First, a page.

3) How many times has Russia been saved by the weather? This might be slightly oversimplifying the matter, but... three times? (I'll update this as the historians write in to complain.) To wit: in its war against Napoleon; during Swedish King Charles XII's attempted invasion in the early 1700s; and when the Nazis turned on the Soviets during World War II. More on that below.
The Nazis and Stalingrad(?)

Trump: Same thing happened to Hitler. Not for that reason, though. Hitler wanted to consolidate. He was all set to walk in. But he wanted to consolidate, and it went and dropped to 35 degrees below zero, and that was the end of that army. ... But the Russians have great fighters in the cold. They use the cold to their advantage.
This seems to be a reference to World War II's Battle of Stalingrad. The offensive was launched by Hitler in the summer of 1942 and while the Nazis gained a slim foothold in the city, the fighting carried on for months. By winter, the Russian counteroffensive had beaten back the tide and encircled German troops. Many -- those who didn't freeze, starve or die in combat -- would eventually surrender. The battle is often cited as a turning point in the war.
Trump vs. Truman

Trump: I heard that because I said -- it could have been a little slip-up in terms of what I said -- I meant, for the time in office, five months and couple of weeks, I think I've done more than anyone else. They may have taken it as more than anyone else, period. ... But I'm talking about for my time. I heard that Harry Truman was first, and then we beat him.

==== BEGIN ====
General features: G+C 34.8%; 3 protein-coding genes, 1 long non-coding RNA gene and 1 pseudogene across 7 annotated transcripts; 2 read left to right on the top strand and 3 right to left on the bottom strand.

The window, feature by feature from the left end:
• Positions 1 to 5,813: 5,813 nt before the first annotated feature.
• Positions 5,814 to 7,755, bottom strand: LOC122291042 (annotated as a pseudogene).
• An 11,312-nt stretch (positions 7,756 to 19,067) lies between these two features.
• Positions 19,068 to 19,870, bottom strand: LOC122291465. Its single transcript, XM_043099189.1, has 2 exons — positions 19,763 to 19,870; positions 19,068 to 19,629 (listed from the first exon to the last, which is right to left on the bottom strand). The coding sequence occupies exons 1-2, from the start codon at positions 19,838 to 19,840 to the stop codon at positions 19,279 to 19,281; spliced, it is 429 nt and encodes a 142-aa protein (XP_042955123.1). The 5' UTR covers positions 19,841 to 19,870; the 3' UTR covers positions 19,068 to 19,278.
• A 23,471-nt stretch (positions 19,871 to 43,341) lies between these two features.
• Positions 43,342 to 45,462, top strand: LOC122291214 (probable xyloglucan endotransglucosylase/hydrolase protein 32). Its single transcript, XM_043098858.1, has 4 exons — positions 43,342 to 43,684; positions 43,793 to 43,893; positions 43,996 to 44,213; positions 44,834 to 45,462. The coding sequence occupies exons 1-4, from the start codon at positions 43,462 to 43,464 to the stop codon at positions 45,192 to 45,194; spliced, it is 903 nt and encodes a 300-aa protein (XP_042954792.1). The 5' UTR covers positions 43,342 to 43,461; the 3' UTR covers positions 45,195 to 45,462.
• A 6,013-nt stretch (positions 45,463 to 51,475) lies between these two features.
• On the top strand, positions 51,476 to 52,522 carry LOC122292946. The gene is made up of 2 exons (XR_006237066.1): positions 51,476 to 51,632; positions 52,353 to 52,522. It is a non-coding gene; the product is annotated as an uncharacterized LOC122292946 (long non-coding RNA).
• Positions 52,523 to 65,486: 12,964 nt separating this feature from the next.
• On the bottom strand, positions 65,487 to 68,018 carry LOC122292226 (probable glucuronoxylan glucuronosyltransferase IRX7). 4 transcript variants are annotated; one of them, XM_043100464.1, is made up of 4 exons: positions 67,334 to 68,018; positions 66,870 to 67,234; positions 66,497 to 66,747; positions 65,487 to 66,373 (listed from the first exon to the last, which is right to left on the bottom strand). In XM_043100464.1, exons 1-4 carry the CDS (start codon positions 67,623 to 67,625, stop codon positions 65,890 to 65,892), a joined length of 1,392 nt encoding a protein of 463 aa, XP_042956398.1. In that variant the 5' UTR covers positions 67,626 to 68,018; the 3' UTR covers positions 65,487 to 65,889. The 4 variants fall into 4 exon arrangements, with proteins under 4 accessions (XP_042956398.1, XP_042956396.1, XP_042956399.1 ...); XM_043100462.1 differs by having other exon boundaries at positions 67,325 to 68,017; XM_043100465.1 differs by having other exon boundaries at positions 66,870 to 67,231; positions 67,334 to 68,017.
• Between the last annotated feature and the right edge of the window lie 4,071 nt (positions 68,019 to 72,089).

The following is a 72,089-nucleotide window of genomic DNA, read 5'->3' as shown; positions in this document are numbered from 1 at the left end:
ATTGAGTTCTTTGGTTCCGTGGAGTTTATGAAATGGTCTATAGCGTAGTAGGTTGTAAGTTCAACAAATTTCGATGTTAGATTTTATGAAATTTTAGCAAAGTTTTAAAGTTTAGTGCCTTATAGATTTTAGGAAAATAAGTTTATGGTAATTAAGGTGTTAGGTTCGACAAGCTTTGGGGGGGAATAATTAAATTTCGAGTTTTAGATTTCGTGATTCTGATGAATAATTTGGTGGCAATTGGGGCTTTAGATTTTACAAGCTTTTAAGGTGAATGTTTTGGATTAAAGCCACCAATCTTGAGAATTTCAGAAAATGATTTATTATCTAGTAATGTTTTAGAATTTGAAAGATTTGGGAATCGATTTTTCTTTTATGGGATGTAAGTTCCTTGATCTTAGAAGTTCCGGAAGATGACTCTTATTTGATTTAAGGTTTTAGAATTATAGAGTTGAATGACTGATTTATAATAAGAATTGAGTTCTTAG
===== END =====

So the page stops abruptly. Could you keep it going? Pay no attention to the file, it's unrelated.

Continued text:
Backstory: Earlier this week, Trump at a White House event claimed, "We've signed more bills -- and I'm talking about through the legislature -- than any president, ever. For a while, Harry Truman had us. And now, I think, we have everybody."
At that, the Times published a story headlined, "Trump Says He Has Signed More Bills Than Any President, Ever. He Hasn't." Hence what Trump described here as what might have been "a little slip-up in terms of what I said."
Still, the math is not on his side. According to both Politifact and FiveThirtyEight breakdowns, Truman signed more than 50 bills into law during the first 100 days of his first elected term.
Trump hit the six-month mark with 42.
How Nixon changed the FBI
nixon resigns seventies_00000417
Trump: And nothing was changed other than Richard Nixon came along. And when Nixon came along [inaudible] was pretty brutal, and out of courtesy, the FBI started reporting to the Department of Justice. But there was nothing official, there was nothing from Congress. There was nothing -- anything. But the FBI person really reports directly to the president of the United States, which is interesting. You know, which is interesting. And I think we're going to have a great new FBI director.
This one is a mystery.
The FBI has operated under the purview of the Justice Department for decades, so well before Nixon and Watergate. Still, the president -- as Trump himself knows firsthand -- can fire the FBI director when and for pretty much any reason he wants.